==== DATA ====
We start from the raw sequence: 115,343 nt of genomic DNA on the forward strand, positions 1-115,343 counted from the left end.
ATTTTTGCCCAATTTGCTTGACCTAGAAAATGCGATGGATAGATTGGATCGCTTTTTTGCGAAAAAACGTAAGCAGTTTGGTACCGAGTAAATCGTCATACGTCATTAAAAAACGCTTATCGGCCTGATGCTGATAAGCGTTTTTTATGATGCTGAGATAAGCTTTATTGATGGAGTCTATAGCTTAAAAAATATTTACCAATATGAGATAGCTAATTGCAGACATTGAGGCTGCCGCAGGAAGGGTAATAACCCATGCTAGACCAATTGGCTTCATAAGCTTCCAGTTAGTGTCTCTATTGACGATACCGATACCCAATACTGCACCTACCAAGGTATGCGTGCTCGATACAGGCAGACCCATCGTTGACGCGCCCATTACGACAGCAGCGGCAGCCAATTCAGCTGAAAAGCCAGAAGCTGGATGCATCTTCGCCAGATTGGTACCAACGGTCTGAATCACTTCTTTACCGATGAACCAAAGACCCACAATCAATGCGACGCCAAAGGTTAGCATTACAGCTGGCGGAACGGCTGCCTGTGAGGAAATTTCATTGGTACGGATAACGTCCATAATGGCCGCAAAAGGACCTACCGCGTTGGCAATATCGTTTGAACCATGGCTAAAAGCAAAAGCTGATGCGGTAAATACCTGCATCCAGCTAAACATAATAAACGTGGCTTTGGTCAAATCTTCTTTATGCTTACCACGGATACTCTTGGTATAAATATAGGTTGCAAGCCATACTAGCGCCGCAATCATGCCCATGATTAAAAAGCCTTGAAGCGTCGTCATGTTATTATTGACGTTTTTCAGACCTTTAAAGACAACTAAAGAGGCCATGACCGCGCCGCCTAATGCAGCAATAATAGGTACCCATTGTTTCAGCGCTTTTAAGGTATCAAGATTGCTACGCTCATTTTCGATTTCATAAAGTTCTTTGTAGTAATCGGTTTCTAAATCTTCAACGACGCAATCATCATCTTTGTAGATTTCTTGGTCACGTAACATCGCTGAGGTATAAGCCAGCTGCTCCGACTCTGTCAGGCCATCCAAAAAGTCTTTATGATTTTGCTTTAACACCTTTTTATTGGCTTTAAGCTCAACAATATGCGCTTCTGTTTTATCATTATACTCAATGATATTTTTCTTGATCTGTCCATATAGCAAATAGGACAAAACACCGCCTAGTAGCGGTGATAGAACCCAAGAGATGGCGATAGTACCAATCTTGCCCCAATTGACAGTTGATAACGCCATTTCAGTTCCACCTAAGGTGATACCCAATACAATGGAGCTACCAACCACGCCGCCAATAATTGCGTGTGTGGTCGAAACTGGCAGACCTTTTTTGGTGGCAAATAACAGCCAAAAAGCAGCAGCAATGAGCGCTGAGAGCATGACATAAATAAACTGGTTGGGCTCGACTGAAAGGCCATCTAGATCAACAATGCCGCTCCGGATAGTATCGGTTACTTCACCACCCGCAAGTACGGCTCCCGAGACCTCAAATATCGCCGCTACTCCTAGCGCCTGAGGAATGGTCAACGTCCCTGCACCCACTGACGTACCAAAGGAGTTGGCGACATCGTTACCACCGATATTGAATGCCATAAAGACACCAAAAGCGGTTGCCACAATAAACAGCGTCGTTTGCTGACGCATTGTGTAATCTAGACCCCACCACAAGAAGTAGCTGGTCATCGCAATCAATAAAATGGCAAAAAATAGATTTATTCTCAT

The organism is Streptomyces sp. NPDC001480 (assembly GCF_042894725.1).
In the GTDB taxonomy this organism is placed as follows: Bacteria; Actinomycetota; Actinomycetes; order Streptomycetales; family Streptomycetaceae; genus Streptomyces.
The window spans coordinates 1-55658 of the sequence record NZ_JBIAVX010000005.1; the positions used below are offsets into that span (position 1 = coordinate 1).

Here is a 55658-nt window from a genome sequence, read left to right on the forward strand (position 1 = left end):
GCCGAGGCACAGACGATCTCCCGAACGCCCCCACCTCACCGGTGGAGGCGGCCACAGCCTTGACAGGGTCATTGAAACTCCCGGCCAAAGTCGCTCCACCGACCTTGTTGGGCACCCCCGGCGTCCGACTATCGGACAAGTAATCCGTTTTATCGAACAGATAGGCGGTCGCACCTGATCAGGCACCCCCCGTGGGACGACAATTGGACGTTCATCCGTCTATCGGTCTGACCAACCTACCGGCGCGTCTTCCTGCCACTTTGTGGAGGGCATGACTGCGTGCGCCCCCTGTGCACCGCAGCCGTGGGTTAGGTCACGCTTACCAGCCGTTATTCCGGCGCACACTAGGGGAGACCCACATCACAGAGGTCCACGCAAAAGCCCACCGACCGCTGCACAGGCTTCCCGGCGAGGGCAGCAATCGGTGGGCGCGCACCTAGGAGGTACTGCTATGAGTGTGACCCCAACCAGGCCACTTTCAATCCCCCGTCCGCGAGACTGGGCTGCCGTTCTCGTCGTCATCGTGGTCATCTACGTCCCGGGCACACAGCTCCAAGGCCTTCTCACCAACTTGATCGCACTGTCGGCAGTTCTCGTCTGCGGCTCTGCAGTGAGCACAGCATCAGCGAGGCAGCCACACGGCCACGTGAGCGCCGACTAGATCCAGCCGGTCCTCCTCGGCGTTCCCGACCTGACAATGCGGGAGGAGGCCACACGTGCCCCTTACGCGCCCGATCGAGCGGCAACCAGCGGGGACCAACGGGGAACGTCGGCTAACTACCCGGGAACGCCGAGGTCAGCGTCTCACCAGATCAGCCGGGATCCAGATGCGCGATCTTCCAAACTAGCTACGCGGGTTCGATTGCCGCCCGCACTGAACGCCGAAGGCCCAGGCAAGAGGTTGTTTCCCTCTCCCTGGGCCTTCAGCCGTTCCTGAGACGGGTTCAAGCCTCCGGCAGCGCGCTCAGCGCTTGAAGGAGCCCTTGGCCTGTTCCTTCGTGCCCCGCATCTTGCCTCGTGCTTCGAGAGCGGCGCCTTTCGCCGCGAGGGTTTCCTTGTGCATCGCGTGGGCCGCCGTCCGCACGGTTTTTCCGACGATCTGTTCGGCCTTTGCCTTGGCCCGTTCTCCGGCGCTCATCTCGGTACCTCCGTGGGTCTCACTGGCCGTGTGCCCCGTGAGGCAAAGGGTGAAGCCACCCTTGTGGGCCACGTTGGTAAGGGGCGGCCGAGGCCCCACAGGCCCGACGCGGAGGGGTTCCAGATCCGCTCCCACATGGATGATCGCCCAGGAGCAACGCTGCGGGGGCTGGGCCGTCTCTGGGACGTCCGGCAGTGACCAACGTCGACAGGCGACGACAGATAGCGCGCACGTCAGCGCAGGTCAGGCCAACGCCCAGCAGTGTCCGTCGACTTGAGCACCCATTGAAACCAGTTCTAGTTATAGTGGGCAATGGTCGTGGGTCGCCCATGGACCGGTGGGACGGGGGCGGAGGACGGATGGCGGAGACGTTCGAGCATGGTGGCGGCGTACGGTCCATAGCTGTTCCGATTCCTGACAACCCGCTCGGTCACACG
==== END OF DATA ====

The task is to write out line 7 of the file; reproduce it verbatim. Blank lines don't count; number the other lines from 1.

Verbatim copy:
GCCGAGGCACAGACGATCTCCCGAACGCCCCCACCTCACCGGTGGAGGCGGCCACAGCCTTGACAGGGTCATTGAAACTCCCGGCCAAAGTCGCTCCACCGACCTTGTTGGGCACCCCCGGCGTCCGACTATCGGACAAGTAATCCGTTTTATCGAACAGATAGGCGGTCGCACCTGATCAGGCACCCCCCGTGGGACGACAATTGGACGTTCATCCGTCTATCGGTCTGACCAACCTACCGGCGCGTCTTCCTGCCACTTTGTGGAGGGCATGACTGCGTGCGCCCCCTGTGCACCGCAGCCGTGGGTTAGGTCACGCTTACCAGCCGTTATTCCGGCGCACACTAGGGGAGACCCACATCACAGAGGTCCACGCAAAAGCCCACCGACCGCTGCACAGGCTTCCCGGCGAGGGCAGCAATCGGTGGGCGCGCACCTAGGAGGTACTGCTATGAGTGTGACCCCAACCAGGCCACTTTCAATCCCCCGTCCGCGAGACTGGGCTGCCGTTCTCGTCGTCATCGTGGTCATCTACGTCCCGGGCACACAGCTCCAAGGCCTTCTCACCAACTTGATCGCACTGTCGGCAGTTCTCGTCTGCGGCTCTGCAGTGAGCACAGCATCAGCGAGGCAGCCACACGGCCACGTGAGCGCCGACTAGATCCAGCCGGTCCTCCTCGGCGTTCCCGACCTGACAATGCGGGAGGAGGCCACACGTGCCCCTTACGCGCCCGATCGAGCGGCAACCAGCGGGGACCAACGGGGAACGTCGGCTAACTACCCGGGAACGCCGAGGTCAGCGTCTCACCAGATCAGCCGGGATCCAGATGCGCGATCTTCCAAACTAGCTACGCGGGTTCGATTGCCGCCCGCACTGAACGCCGAAGGCCCAGGCAAGAGGTTGTTTCCCTCTCCCTGGGCCTTCAGCCGTTCCTGAGACGGGTTCAAGCCTCCGGCAGCGCGCTCAGCGCTTGAAGGAGCCCTTGGCCTGTTCCTTCGTGCCCCGCATCTTGCCTCGTGCTTCGAGAGCGGCGCCTTTCGCCGCGAGGGTTTCCTTGTGCATCGCGTGGGCCGCCGTCCGCACGGTTTTTCCGACGATCTGTTCGGCCTTTGCCTTGGCCCGTTCTCCGGCGCTCATCTCGGTACCTCCGTGGGTCTCACTGGCCGTGTGCCCCGTGAGGCAAAGGGTGAAGCCACCCTTGTGGGCCACGTTGGTAAGGGGCGGCCGAGGCCCCACAGGCCCGACGCGGAGGGGTTCCAGATCCGCTCCCACATGGATGATCGCCCAGGAGCAACGCTGCGGGGGCTGGGCCGTCTCTGGGACGTCCGGCAGTGACCAACGTCGACAGGCGACGACAGATAGCGCGCACGTCAGCGCAGGTCAGGCCAACGCCCAGCAGTGTCCGTCGACTTGAGCACCCATTGAAACCAGTTCTAGTTATAGTGGGCAATGGTCGTGGGTCGCCCATGGACCGGTGGGACGGGGGCGGAGGACGGATGGCGGAGACGTTCGAGCATGGTGGCGGCGTACGGTCCATAGCTGTTCCGATTCCTGACAACCCGCTCGGTCACACG